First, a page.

Montreal

Montreal launches appeal to get back severance pay from ex-mayor Michael Applebaum

The City of Montreal is appealing a court ruling allowing former Montreal mayor Michael Applebaum to keep the $268,000 he received from the city after resigning from office, despite his conviction for fraud against the government.

Applebaum received money shortly after he resigned from Montreal's top job

Former mayor Michael Applebaum received his severance pay before new provincial legislation regarding payouts to politicians convicted of crimes went into effect. (Paul Chiasson/Canadian Press)

The City of Montreal is appealing a court ruling allowing former Montreal mayor Michael Applebaum to keep the $268,000 he received from the city after resigning from office, despite his conviction for fraud against the government.

Last month, Quebec Superior Court Justice Serge Gaudet ruled Applebaum is entitled to his severance because rules prohibiting payments to elected officials convicted of crimes went into effect after he resigned.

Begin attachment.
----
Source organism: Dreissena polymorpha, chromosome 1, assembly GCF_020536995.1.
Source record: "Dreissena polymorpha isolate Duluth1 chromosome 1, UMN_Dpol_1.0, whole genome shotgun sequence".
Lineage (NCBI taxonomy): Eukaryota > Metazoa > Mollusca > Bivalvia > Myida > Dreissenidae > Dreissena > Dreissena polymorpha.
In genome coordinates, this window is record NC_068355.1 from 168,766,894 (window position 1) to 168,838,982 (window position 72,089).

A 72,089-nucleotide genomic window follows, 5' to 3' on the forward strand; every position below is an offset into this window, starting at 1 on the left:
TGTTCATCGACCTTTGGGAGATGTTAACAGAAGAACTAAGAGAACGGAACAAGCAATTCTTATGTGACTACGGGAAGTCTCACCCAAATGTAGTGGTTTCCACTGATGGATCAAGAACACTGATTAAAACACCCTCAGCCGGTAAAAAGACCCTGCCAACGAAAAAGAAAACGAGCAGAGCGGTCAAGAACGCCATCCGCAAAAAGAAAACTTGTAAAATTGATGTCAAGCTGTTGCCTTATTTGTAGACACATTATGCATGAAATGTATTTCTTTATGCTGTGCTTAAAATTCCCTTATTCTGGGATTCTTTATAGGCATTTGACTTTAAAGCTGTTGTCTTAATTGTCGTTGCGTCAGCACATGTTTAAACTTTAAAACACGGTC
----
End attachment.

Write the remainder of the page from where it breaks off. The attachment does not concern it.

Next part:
Applebaum became the city's interim mayor in 2012. He was forced to resign the following year when he was arrested on corruption charges.

In 2016 and again in 2018, the provincial law governing severance packages for municipal politicians was modified to exclude politicians convicted of certain crimes from receiving any public money when they leave office.

The city sued Applebaum to get its money back, but Gaudet said in his decision the law was not made retroactive, and therefore the city's former mayor is not required to return the money.

In an appeal dated Feb. 19, the city argued Gaudet erred in his judgment and that the law applies to cases dating back five years.

Applebaum was found guilty in January 2017 of eight corruption-related offences related to his time as borough mayor of Côte-des-Neiges–Notre-Dame-de-Grâce, including fraud on the government and breach of trust.

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